Many Sun Products to Wither and Die

By Andi Mann

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If it goes through, the acquisition of Sun will be an interesting challenge for Oracle. Oracle doesn’t have a hardware business today, and that will make for a challenging new business model to accommodate. Sun has an excellent line of servers but has struggled with market share (9.3%), and faces even stronger competition going forward (e.g., from Cisco). With slumping budgets, declining server market, and a moribund Sun, Oracle will be hard-pressed to make the hardware side of this deal a strong success.

Indeed, the bulk of whatever value still exists within Sun is on the software side. Oracle gains control of Java, securing the core of its Fusion middleware, but at EMA, where we specialize in IT management, we see the management and infrastructure solutions as the jewel in this deal.

To start with, the deal combines two of the leaders in identity management. While the future of the combined portfolio is not yet clear, it clearly threatens IBM as well as CA directly in this space. Sun's position had weakened with the departure of key figures such as much of the executive team of the former Waveset, but the IP acquired with the deal will more than enhance Oracle's already strong position in identity.

Sun will also help bolster the flagship of Oracle’s systems management portfolio, Oracle Enterprise Manager (EM). EM is a solid management solution, with surprisingly deep capabilities. However, it is very Oracle-centric, and that has always been its biggest sticking point. Sun's Ops Center (which, like EM, is broadly underrated), Management Center, and N1 solutions will combine with EM very organically. The combination will go a long way toward lifting Oracle in the management stakes.

Of course, Sun was not exactly beating the market in IT management, so even the combined solutions of Sun and Oracle will not rival larger vendors like IBM/Tivoli or HP (or non-hardware management vendors like BMC Software), in breadth of functionality and platform support especially. For Sun and Oracle enterprise customers, this makes Oracle very attractive as a primary management vendor, because it has exceptional depth and expertise in those specific areas.

Oracle also picks up some strong virtualization and virtual systems management (VSM) capabilities too. EMA shows Oracle VM a distant 10th place in virtualization penetration, and Oracle has limited VSM capabilities. Coupled with its recent purchase of Virtual Iron, Oracle may just have a chance in the “iron-to-app” market, as it can deliver the complete stack of server virtualization, OS, storage, database, middleware, applications, virtual desktops, security, physical systems management, and virtual systems management. The major missing link is networking. (Maybe an indicator of future acquisition opportunities?)

The Challenges

However, there are still significant concerns for Oracle. Oracle is likely to cater primarily to a homogeneous market (Sun/Oracle customers are by far its sweet spot), so it will be challenged to support the heterogeneity found in the vast majority of data centers. Add-ons will still be required so both "all-in-one" vendors and niche players will still be very competitive.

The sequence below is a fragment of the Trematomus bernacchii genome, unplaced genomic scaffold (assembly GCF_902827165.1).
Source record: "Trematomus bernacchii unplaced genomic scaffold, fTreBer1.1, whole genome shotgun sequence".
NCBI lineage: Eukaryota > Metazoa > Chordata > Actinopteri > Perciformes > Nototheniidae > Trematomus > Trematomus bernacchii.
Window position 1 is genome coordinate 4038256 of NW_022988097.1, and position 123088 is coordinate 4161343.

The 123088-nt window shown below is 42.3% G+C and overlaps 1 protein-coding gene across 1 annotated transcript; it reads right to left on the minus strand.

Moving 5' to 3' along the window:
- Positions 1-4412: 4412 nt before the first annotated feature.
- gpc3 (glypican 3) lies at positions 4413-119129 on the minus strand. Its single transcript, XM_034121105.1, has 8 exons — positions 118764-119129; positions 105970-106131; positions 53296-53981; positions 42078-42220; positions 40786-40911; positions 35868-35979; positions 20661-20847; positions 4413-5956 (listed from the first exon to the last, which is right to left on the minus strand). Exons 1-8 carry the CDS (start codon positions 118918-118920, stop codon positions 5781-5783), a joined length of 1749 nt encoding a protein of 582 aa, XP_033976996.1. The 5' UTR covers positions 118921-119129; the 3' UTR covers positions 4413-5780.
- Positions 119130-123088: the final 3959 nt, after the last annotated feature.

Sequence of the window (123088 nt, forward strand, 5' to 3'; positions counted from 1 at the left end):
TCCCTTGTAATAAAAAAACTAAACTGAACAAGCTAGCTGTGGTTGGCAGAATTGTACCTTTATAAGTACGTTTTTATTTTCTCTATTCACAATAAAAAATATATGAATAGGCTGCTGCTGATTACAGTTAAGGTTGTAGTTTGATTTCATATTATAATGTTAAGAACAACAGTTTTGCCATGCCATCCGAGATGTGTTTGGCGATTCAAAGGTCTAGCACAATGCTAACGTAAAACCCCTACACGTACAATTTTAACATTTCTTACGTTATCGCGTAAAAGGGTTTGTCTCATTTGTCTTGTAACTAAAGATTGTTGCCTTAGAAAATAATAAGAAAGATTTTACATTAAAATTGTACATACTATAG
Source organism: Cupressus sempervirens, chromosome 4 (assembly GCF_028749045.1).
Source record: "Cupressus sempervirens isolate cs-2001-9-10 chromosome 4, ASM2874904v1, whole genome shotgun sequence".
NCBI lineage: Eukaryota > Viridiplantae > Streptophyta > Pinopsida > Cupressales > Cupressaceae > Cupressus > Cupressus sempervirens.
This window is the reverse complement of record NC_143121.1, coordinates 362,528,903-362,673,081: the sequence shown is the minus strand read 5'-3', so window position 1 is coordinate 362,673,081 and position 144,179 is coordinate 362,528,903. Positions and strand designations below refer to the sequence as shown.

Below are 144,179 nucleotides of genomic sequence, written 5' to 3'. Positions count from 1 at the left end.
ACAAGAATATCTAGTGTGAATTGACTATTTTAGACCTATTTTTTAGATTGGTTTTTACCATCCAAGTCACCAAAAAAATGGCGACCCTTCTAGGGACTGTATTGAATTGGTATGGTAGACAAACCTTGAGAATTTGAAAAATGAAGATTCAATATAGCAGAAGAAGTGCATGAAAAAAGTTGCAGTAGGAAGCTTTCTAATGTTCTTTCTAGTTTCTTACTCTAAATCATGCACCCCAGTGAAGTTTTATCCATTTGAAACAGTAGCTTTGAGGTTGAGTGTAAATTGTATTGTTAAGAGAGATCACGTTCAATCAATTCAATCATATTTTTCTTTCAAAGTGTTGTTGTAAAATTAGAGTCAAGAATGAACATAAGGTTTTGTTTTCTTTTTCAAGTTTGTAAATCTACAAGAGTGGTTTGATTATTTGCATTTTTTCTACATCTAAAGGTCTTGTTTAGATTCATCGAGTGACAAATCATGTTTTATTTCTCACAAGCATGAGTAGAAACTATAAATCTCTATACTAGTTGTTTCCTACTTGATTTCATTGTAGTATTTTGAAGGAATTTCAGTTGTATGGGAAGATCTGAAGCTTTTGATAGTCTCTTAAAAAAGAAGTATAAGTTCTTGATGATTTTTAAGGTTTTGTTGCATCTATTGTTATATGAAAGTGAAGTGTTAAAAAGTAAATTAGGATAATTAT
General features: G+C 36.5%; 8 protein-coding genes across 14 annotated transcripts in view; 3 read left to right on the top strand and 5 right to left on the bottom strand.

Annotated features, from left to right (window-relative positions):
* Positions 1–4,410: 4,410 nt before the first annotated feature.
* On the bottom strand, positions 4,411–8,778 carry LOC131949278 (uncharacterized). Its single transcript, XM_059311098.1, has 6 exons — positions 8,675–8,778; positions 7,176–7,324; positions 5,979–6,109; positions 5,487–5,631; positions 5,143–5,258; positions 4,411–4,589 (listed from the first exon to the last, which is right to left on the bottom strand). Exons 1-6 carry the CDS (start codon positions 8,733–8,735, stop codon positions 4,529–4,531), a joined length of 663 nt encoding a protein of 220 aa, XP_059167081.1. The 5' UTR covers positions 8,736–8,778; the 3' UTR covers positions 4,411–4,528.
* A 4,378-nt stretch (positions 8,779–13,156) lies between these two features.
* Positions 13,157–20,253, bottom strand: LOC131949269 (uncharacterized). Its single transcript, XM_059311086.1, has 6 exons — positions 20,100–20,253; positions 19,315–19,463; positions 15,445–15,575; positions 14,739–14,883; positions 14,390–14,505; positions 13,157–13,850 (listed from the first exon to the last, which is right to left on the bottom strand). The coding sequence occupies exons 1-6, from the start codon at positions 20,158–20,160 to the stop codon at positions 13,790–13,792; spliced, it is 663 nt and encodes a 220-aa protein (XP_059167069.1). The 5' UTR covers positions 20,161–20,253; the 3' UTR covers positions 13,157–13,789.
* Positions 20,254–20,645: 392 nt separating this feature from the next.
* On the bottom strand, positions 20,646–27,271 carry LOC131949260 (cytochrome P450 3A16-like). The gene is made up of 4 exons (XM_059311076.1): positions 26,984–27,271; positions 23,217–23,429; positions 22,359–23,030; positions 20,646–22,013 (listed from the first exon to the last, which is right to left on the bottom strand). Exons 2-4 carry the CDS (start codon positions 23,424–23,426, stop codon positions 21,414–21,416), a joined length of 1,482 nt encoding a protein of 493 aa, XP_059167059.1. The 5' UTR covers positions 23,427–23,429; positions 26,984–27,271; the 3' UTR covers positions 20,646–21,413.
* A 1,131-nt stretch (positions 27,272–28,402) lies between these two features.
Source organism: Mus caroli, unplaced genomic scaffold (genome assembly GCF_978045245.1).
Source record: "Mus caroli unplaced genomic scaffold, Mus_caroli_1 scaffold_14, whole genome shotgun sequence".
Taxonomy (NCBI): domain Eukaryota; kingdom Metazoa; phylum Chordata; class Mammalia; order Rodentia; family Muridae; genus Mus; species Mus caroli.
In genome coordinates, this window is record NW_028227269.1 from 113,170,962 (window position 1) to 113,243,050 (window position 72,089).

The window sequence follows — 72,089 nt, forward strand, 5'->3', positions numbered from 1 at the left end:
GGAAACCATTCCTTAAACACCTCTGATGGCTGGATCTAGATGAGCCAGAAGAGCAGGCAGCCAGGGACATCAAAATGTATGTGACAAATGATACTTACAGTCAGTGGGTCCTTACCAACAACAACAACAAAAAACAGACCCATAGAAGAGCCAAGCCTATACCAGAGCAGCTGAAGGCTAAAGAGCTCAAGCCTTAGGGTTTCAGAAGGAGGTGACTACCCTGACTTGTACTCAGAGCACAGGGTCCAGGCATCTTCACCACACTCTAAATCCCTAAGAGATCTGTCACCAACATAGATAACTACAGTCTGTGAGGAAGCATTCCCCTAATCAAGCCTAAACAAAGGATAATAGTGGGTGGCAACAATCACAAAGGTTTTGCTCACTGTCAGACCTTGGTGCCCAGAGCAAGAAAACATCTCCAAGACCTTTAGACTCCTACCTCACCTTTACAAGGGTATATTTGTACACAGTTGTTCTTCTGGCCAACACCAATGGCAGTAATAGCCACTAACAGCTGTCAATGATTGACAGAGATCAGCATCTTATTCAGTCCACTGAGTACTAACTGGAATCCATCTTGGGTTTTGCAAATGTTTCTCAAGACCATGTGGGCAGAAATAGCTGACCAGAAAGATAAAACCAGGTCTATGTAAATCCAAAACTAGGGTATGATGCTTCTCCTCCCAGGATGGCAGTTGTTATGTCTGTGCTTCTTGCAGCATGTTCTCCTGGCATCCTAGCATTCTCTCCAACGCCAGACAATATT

Sun customers in particular also face substantial risk. Solaris and Open Solaris are heavily threatened by this move, and likely to wither on the vine as Oracle puts its wood instead behind Linux. MySQL, a direct competitor to Oracle’s bread and butter database products, is also at risk. Oracle may keep MySQL to help penetrate the coveted SMB space, but more likely will let it wither too as it is unable to monetize open source; and instead finds it cannibalizes core database sales.

Similarly, Sun xVM (including OpsCenter) presumably is dead already (as is Virtual Iron), just waiting to be buried by Oracle VM and Oracle EM. They will be missed by a small core, but Oracle is not the sort of organization to go to market with multiple competing products (and it will always favor home-grown alternatives). For customers that valued the innovative, risk-taking (i.e., pony-tailed) attitudes at Sun, these too will be dead before too long; subsumed into the rigid corporate structures of Larry Ellison’s Oracle.

Ultimately, this will all be good news for Oracle, and even for Oracle customers, as they get more functionality, integration, and support, albeit at a price. However, for Sun’s employees, technology, customers, and culture, this is probably the final bell. Soon enough Sun will be no more than a fond memory as Oracle dismantles all that is left of the once formidable innovator. And that, in itself, will be a loss for all of IT.

Andi Mann is VP of Research, Systems & Storage Management at Enterprise Management Associates, an IT analyst firm focused on enterprise management systems and services. Andi has over 20 years experience across four continents working with large-scale Enterprise systems, including mainframes, midrange, servers, and desktops. He has worked in IT operations and management for many large corporations, and in a range of technical and product management positions with several enterprise software vendors.